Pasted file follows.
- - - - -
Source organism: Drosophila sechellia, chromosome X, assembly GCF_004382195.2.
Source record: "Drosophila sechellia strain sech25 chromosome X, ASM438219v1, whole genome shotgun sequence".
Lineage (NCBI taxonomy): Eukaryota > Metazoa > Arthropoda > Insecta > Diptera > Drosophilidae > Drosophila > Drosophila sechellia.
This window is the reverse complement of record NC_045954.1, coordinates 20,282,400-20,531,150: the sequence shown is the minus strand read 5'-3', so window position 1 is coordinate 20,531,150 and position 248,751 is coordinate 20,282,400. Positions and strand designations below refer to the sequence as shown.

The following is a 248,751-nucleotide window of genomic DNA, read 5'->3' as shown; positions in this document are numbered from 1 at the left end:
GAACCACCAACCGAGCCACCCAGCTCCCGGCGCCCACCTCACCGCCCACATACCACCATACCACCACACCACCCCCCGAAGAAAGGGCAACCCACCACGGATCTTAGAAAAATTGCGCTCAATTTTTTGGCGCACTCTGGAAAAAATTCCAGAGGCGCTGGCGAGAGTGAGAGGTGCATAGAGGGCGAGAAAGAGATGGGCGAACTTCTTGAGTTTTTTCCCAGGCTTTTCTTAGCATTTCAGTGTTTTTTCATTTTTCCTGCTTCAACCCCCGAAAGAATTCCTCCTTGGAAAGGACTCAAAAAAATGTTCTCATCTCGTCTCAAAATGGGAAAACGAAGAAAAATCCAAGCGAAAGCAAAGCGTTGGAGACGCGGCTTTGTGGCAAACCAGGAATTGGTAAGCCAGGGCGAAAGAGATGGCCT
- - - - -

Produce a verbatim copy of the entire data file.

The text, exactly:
Source organism: Drosophila sechellia, chromosome X, assembly GCF_004382195.2.
Source record: "Drosophila sechellia strain sech25 chromosome X, ASM438219v1, whole genome shotgun sequence".
Lineage (NCBI taxonomy): Eukaryota > Metazoa > Arthropoda > Insecta > Diptera > Drosophilidae > Drosophila > Drosophila sechellia.
This window is the reverse complement of record NC_045954.1, coordinates 20,282,400-20,531,150: the sequence shown is the minus strand read 5'-3', so window position 1 is coordinate 20,531,150 and position 248,751 is coordinate 20,282,400. Positions and strand designations below refer to the sequence as shown.

The following is a 248,751-nucleotide window of genomic DNA, read 5'->3' as shown; positions in this document are numbered from 1 at the left end:
GAACCACCAACCGAGCCACCCAGCTCCCGGCGCCCACCTCACCGCCCACATACCACCATACCACCACACCACCCCCCGAAGAAAGGGCAACCCACCACGGATCTTAGAAAAATTGCGCTCAATTTTTTGGCGCACTCTGGAAAAAATTCCAGAGGCGCTGGCGAGAGTGAGAGGTGCATAGAGGGCGAGAAAGAGATGGGCGAACTTCTTGAGTTTTTTCCCAGGCTTTTCTTAGCATTTCAGTGTTTTTTCATTTTTCCTGCTTCAACCCCCGAAAGAATTCCTCCTTGGAAAGGACTCAAAAAAATGTTCTCATCTCGTCTCAAAATGGGAAAACGAAGAAAAATCCAAGCGAAAGCAAAGCGTTGGAGACGCGGCTTTGTGGCAAACCAGGAATTGGTAAGCCAGGGCGAAAGAGATGGCCT